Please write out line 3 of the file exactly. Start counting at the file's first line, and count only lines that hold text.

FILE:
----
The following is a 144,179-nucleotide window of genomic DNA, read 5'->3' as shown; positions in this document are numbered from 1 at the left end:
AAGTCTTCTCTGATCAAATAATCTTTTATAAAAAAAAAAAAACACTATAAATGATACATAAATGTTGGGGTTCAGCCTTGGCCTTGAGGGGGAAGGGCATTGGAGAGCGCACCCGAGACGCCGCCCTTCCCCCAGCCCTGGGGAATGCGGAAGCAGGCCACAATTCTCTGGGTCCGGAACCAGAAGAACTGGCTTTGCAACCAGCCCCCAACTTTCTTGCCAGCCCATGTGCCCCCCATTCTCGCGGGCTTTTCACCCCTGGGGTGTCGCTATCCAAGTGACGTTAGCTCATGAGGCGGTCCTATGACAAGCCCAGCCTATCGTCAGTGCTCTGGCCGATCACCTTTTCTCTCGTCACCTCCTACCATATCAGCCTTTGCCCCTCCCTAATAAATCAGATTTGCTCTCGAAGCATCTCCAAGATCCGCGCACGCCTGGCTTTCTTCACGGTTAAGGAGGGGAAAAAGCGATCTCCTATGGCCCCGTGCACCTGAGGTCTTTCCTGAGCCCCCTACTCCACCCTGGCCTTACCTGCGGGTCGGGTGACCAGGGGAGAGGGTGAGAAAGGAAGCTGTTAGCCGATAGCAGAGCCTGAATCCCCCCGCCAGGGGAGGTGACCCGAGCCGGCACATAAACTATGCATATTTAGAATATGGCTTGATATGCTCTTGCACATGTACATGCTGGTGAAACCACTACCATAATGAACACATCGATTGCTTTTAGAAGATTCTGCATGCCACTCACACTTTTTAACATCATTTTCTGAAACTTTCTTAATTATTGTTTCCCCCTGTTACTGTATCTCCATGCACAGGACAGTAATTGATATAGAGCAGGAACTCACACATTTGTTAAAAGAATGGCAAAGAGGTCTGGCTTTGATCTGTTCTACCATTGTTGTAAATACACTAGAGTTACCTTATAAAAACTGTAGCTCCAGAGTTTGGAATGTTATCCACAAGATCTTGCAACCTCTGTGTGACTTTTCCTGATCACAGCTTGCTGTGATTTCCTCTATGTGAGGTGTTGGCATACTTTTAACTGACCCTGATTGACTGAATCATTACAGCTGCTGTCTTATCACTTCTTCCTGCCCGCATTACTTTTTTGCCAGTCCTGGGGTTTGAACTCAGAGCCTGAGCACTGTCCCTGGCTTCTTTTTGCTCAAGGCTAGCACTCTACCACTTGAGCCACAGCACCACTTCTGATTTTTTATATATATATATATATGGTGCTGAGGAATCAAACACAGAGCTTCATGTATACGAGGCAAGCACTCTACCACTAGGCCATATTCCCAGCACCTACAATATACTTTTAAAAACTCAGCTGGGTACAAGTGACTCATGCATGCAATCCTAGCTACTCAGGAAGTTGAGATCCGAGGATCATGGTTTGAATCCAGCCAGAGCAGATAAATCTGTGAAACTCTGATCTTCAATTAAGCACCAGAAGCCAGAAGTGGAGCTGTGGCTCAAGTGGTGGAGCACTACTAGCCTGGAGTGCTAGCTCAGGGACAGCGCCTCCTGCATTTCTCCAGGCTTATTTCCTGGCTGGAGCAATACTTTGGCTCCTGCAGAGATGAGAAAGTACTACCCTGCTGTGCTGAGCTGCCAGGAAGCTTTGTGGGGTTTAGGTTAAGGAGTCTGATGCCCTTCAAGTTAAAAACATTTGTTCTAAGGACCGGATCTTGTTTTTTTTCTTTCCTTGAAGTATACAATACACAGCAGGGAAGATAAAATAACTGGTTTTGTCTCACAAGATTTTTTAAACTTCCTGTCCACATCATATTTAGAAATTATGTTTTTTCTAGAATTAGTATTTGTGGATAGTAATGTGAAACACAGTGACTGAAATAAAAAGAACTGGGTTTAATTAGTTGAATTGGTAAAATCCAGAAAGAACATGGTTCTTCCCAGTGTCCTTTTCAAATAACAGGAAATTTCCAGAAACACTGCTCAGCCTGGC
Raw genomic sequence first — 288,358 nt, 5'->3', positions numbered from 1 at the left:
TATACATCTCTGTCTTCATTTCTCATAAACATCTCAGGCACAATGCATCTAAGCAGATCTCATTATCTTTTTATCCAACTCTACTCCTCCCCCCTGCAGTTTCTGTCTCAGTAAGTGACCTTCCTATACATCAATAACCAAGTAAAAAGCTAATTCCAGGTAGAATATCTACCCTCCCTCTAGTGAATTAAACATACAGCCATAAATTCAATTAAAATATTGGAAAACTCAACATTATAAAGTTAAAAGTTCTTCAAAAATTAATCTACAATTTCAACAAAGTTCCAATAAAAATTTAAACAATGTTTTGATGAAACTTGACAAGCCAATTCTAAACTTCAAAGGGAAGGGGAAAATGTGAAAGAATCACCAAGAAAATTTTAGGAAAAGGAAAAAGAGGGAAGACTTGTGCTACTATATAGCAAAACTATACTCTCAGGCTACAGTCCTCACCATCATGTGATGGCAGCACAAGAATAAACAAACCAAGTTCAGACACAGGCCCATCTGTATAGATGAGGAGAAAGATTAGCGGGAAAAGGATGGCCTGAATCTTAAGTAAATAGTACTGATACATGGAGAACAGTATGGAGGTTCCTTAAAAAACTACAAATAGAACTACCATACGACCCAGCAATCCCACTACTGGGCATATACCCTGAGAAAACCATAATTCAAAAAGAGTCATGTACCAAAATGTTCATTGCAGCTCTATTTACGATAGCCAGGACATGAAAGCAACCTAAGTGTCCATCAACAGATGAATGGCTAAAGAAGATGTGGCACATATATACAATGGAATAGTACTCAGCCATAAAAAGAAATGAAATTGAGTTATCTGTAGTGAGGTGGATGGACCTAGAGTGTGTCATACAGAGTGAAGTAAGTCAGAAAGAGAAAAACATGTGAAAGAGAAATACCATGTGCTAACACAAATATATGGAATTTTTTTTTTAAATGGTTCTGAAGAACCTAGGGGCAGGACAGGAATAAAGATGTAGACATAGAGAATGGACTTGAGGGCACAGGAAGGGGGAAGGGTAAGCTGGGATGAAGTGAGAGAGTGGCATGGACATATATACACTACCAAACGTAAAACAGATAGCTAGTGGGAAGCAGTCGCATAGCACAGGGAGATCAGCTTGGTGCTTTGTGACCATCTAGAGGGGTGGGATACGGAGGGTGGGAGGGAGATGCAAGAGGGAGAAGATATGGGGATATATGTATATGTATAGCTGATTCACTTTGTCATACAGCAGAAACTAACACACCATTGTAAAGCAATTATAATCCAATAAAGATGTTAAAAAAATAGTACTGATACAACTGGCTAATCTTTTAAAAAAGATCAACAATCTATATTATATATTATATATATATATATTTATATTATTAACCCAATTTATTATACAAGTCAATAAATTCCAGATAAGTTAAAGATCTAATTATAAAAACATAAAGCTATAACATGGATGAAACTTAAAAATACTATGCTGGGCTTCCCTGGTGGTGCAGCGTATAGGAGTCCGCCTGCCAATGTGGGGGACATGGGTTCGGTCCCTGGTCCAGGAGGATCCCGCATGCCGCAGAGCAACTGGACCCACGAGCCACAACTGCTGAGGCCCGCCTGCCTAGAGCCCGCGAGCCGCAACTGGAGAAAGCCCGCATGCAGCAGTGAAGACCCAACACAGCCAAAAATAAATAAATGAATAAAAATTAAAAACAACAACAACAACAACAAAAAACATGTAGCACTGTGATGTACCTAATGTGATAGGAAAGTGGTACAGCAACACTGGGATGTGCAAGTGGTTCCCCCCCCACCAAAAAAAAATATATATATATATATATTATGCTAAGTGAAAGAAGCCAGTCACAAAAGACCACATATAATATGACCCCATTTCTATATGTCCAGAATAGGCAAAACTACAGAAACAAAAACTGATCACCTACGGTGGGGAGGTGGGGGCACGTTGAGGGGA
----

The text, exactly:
Raw genomic sequence first — 288,358 nt, 5'->3', positions numbered from 1 at the left: